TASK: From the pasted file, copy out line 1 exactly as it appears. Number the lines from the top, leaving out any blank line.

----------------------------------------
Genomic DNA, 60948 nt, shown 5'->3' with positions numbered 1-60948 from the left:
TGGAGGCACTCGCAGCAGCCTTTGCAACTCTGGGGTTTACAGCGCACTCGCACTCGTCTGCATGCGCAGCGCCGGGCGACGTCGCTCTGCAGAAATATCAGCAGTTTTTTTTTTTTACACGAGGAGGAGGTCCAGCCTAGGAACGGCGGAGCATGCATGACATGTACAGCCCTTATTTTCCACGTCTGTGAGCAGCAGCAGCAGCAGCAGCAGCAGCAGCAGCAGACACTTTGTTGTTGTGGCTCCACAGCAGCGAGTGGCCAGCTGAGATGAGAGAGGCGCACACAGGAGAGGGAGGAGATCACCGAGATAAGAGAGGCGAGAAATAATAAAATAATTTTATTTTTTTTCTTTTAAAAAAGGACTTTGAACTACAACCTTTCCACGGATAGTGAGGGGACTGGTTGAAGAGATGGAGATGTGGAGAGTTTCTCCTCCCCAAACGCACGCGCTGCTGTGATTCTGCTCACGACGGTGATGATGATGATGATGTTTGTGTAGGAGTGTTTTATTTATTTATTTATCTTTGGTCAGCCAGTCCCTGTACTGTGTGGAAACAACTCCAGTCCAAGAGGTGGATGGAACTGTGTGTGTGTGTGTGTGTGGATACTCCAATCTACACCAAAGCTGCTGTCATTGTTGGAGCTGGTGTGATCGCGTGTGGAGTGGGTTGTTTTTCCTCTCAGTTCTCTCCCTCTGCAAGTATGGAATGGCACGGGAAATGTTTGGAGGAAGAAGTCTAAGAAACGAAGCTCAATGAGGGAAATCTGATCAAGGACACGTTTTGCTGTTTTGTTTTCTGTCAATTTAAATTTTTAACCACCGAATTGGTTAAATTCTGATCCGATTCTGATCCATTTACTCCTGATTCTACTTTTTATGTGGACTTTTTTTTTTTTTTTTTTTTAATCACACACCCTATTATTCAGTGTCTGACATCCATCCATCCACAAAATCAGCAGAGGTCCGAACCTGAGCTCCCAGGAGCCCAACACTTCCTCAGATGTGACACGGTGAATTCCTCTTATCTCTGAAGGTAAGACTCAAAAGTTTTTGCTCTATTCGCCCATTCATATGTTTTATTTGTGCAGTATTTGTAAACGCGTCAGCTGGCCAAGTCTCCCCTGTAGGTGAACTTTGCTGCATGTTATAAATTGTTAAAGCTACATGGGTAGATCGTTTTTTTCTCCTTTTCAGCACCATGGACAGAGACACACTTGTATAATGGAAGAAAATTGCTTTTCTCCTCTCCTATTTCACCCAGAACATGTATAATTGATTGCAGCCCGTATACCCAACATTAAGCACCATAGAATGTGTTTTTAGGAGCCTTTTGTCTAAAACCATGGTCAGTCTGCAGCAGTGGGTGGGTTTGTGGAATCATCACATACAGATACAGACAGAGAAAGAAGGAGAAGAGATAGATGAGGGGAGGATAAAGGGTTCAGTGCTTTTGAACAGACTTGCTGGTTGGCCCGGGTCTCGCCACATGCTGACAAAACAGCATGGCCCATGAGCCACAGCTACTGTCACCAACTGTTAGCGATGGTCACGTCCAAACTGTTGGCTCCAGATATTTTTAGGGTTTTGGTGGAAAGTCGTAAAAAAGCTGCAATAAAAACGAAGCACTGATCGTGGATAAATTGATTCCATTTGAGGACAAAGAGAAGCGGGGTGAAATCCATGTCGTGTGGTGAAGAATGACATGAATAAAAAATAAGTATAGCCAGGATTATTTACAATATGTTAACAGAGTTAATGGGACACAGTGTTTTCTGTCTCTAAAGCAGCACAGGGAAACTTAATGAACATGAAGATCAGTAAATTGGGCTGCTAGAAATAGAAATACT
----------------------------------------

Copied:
Genomic DNA, 60948 nt, shown 5'->3' with positions numbered 1-60948 from the left: